The Architect Transforming a Bolivian City through Colorful, Hand-Painted Designs
On a sprawling plateau set against the white-peaked Andes, some 13,000 feet above sea level, sits the city of El Alto. Its streets are lined with cable car wires that stretch above vibrant open-air markets and adobe brick buildings. El Alto, Spanish for “the heights,” is one of the youngest cities in Bolivia, yet it has rapidly become home to around 1 million people.
In the second half of the 20th century, Bolivians from nearby villages left their homes in droves in favor of the alpine city; El Alto swelled, becoming a landscape of burnt sienna–colored buildings. But over the past 18 years, the city’s visual identity has been transformed by the brilliant colors and striking designs of Freddy Mamani Silvestre.
Mamani was born in the small mountain village of Catavi, and got his start as a builder. Now an architect, he is largely self-taught. “We are part of a generation who started at adobe houses and ended up in Andean palaces,” he proclaimed during a recent architecture symposium at the Metropolitan Museum of Art. His designs pay homage to indigenous Andean culture, but they are also status symbols. Called “Andean versions of the suburban McMansion” by the New York Times in 2013, the “palaces” are commissioned by the inequitable city’s upper class. Regardless, they have become firmly ingrained and celebrated in the city’s wider culture.
Mamani, like three-quarters of the El Alto population, is of Aymara descent. His buildings—which house retail space, apartments, ballrooms, and even astroturfed soccer fields—are intricately painted by hand. The designs are inspired by the vivid colors of Aymaran textiles, local flora and fauna, and ancient Tiwanaku architecture.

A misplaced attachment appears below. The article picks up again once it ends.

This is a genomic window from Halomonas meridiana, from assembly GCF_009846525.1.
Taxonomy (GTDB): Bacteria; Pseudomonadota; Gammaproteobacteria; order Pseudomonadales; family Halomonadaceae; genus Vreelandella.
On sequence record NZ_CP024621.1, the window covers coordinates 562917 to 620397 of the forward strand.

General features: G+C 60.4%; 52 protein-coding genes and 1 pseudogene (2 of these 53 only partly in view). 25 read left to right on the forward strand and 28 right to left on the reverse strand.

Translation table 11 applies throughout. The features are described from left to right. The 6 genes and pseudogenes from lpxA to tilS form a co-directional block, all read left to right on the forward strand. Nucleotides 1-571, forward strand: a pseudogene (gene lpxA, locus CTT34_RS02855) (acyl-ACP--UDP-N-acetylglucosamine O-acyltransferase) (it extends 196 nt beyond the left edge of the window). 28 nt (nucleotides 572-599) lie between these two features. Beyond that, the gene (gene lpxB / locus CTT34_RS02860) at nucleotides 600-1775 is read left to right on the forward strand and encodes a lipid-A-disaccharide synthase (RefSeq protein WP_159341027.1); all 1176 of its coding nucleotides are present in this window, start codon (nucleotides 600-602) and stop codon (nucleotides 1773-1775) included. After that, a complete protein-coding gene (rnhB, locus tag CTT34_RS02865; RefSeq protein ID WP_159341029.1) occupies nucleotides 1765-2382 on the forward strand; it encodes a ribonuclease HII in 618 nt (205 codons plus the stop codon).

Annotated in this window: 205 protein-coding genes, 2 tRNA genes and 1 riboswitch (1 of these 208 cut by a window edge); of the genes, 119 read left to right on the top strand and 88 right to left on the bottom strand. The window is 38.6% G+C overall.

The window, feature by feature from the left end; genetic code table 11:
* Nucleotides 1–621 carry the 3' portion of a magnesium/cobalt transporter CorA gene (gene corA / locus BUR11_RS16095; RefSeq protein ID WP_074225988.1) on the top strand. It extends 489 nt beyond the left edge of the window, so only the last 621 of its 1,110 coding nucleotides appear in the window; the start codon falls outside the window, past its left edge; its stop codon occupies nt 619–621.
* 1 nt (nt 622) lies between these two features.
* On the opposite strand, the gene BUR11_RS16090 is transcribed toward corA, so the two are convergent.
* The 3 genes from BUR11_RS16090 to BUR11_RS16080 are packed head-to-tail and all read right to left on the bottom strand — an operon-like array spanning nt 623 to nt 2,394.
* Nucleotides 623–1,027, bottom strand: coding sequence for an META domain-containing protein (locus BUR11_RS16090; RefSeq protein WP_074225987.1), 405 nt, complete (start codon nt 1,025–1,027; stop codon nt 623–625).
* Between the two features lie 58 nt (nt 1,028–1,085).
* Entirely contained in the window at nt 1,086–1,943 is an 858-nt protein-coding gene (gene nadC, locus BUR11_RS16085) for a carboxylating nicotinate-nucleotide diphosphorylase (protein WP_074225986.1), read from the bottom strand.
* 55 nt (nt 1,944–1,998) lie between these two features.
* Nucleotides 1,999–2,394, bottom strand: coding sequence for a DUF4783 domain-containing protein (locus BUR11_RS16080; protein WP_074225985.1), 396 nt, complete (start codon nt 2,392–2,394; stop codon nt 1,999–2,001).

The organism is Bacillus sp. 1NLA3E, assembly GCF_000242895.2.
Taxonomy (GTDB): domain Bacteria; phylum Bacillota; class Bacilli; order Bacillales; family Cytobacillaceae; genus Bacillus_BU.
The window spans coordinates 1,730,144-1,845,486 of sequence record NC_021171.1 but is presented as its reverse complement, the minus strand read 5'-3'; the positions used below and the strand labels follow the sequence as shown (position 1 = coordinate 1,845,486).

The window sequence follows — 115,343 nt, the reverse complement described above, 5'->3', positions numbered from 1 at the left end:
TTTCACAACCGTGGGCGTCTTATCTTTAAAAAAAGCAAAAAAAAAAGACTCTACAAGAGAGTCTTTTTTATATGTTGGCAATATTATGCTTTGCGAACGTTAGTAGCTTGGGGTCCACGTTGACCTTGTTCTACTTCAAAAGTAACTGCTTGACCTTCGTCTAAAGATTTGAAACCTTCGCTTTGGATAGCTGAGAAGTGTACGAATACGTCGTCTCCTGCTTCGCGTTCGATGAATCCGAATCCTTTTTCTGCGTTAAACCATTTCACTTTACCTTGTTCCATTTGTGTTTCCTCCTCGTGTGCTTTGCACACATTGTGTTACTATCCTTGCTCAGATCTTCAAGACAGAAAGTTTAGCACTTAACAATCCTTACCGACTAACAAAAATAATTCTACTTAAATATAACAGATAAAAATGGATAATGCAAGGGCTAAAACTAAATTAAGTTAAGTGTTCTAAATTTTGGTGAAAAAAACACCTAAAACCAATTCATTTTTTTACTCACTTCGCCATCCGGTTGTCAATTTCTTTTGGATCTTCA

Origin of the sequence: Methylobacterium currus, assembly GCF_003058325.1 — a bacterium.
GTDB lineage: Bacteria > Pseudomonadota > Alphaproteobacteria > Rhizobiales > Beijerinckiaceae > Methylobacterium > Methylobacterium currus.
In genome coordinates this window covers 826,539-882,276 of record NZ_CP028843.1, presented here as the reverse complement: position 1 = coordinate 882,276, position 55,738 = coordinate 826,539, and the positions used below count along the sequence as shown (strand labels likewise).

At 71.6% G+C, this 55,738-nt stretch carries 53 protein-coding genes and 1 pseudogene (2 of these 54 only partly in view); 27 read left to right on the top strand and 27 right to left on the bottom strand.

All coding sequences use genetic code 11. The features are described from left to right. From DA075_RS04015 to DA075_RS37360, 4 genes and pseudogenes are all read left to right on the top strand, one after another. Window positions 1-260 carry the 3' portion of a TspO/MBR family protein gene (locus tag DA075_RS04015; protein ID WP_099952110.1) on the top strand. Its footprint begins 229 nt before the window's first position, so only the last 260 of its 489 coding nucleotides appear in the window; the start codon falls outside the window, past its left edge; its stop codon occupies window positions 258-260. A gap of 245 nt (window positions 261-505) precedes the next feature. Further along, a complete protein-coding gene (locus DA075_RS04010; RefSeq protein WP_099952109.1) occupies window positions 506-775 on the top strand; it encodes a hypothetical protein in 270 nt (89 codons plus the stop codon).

Mamani explained that his works are “translating ancient ideas into a contemporary city.” Among the façades and interiors, one can spot the Andean cross, or chakana, as well as the condor, puma, and snake—three animals of spiritual significance to the region—rendered in graphic geometric forms. “These buildings,” Mamani continued, “day by day, are giving more modernity to the city of El Alto.”
Beyond Mamani’s own designs—about 70 buildings in El Alto, and more than 30 elsewhere in Bolivia—his aesthetic has been widely adopted by local builders, further transforming the city. One may be able to spot the difference in quality between the originals and copycats, but Mamani doesn’t mind that his buildings serve as inspiration. The colors, he believes, transmit joy. And the uptick in tourism sparked by his work seems to support that belief.
Mamani’s own transformation from a rural builder into a renowned architect still stuns him. At the end of his talk at the Met, he showed a video of himself in front of the modest, low-slung adobe home where he was raised. “Since I started from this place, and [now] I’m transforming a city,” he reflected, “seems to me too much—inexplicable.”
Jacqui Palumbo is a Senior Editor at Artsy.